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Wednesday is for Women Warriors: La Adelita

Today, it is argued that Adelita came to be an archetype of a woman warrior in Mexico and a symbol of action and inspiration. Additionally, her name is used to refer to any woman who struggles and fights for her rights.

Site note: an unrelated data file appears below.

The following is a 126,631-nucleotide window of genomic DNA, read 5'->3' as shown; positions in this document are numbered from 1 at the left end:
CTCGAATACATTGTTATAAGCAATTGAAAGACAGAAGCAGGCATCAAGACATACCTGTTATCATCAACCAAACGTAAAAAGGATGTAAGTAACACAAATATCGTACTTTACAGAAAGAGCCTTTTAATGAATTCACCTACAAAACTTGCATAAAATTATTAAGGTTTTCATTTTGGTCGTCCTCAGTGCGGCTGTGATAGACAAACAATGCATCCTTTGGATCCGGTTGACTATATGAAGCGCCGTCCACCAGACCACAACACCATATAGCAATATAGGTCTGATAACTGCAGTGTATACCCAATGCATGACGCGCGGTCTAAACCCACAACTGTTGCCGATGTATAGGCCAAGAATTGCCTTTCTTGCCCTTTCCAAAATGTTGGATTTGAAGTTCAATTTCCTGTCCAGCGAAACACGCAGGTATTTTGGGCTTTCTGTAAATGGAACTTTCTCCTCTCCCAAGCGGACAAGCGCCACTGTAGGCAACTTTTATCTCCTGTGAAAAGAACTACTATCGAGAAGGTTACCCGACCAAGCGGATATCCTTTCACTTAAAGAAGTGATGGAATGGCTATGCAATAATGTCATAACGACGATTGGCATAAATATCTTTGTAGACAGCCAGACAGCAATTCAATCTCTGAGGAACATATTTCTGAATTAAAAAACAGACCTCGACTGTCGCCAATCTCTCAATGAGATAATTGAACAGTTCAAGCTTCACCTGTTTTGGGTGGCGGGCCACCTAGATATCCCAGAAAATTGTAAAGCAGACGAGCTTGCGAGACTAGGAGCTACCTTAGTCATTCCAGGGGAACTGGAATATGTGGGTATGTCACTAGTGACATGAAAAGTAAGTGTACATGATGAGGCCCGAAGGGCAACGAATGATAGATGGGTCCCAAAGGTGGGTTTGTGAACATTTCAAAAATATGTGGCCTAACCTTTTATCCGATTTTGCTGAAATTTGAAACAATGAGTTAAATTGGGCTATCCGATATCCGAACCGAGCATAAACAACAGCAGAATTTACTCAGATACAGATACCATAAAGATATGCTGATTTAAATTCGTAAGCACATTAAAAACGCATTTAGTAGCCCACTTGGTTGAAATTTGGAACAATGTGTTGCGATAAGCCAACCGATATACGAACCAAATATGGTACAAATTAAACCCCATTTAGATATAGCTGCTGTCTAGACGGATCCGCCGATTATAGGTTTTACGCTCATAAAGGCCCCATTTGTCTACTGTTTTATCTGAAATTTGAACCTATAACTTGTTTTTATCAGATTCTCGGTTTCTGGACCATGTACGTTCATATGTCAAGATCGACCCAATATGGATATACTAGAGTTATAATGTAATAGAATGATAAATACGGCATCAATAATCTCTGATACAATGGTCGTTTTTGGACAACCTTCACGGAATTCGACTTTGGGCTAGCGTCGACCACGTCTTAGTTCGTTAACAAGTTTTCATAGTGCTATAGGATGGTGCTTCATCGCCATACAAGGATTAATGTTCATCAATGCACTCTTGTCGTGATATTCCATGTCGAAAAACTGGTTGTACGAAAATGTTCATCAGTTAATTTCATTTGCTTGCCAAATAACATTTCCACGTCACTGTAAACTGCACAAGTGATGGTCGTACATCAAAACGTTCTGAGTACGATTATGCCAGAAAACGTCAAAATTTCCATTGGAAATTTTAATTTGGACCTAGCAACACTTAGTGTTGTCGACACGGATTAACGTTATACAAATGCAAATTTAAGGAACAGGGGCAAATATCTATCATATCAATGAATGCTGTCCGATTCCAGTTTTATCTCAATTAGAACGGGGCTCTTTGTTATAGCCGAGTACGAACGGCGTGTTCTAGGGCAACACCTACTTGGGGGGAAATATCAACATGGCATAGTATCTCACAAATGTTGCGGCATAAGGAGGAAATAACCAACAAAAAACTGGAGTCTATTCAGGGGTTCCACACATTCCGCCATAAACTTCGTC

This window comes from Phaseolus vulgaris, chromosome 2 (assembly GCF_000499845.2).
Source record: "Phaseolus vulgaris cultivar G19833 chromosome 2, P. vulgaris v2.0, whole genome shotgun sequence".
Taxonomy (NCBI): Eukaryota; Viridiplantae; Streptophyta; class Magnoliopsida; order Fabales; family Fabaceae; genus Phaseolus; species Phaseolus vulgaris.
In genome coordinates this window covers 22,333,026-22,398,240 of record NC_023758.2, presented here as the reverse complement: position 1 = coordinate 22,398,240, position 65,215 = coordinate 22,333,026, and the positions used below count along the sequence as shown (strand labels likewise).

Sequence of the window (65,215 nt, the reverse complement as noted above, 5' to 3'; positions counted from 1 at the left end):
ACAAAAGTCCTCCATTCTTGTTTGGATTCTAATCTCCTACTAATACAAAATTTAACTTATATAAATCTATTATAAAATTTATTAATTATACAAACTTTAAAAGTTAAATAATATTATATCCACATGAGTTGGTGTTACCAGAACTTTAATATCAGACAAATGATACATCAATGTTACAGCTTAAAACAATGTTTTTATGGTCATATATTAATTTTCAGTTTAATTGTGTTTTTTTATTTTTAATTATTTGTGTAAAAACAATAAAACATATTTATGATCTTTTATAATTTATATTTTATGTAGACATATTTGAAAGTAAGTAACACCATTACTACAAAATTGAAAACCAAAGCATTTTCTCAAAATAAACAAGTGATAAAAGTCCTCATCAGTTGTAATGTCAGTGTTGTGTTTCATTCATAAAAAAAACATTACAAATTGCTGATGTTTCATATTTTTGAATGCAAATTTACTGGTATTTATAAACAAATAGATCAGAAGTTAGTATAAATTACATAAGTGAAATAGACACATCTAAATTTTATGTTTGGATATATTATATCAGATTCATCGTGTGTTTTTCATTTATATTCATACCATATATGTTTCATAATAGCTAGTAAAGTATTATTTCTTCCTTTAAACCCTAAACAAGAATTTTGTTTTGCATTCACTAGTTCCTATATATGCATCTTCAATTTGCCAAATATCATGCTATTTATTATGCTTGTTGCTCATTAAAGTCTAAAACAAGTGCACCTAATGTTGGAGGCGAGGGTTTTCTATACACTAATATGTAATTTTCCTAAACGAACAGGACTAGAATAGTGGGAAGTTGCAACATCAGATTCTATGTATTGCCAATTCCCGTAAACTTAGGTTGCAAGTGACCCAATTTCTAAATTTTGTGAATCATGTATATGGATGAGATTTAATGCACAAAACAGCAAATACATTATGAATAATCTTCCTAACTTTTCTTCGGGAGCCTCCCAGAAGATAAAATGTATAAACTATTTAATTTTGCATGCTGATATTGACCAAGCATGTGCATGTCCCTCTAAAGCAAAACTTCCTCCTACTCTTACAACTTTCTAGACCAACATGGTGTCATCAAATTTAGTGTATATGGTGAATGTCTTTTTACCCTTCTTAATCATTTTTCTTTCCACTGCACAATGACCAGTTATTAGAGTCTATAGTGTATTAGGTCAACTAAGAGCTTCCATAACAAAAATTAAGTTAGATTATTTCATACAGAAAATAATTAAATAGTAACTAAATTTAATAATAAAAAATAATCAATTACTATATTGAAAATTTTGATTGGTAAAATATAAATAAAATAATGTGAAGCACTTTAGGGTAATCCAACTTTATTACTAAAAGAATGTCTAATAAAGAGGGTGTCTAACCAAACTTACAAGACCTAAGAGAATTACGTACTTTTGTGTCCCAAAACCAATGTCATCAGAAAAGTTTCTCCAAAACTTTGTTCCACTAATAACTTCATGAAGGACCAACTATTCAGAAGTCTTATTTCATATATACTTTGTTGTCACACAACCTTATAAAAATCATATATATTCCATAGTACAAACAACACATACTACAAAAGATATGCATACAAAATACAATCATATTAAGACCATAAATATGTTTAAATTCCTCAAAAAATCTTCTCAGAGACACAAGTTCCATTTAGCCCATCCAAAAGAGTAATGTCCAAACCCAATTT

“La Adelita” is one of the most famous corridos (folk songs) of the Mexican Revolution (1910-1920) that has been adapted in various forms. This particular version of the ballad (which is also shown in the form of a portrait) was inspired by a Durangan woman (whose identity has not been yet established beyond doubt) who joined the Maderista movement (the revolutionary party led by Francisco I. Madero) at an early stage of the Revolution, and supposedly fell in love with Madero, her revolutionary leader. Consequently, this popular icon became the source that documented the role of women in the Mexican Revolution, and gradually became synonymous with the term soldadera or female soldier who became a vital force in the revolutionary war efforts due to their participation in the battles against Mexican government forces.[1]

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